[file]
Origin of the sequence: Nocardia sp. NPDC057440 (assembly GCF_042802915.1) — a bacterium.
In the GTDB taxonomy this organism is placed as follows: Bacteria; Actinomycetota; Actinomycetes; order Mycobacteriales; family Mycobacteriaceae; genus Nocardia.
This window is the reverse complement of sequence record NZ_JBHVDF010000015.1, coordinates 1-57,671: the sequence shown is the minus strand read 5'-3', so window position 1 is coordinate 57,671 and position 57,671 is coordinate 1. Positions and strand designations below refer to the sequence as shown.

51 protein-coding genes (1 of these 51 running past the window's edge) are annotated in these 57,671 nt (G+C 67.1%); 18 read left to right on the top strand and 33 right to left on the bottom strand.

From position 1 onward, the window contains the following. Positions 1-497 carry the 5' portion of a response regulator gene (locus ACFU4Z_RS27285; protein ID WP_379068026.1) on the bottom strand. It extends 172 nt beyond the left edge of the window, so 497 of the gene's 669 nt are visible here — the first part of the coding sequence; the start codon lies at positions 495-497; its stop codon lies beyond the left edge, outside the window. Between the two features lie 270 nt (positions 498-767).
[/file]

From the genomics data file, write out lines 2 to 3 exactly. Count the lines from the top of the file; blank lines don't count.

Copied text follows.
In the GTDB taxonomy this organism is placed as follows: Bacteria; Actinomycetota; Actinomycetes; order Mycobacteriales; family Mycobacteriaceae; genus Nocardia.
This window is the reverse complement of sequence record NZ_JBHVDF010000015.1, coordinates 1-57,671: the sequence shown is the minus strand read 5'-3', so window position 1 is coordinate 57,671 and position 57,671 is coordinate 1. Positions and strand designations below refer to the sequence as shown.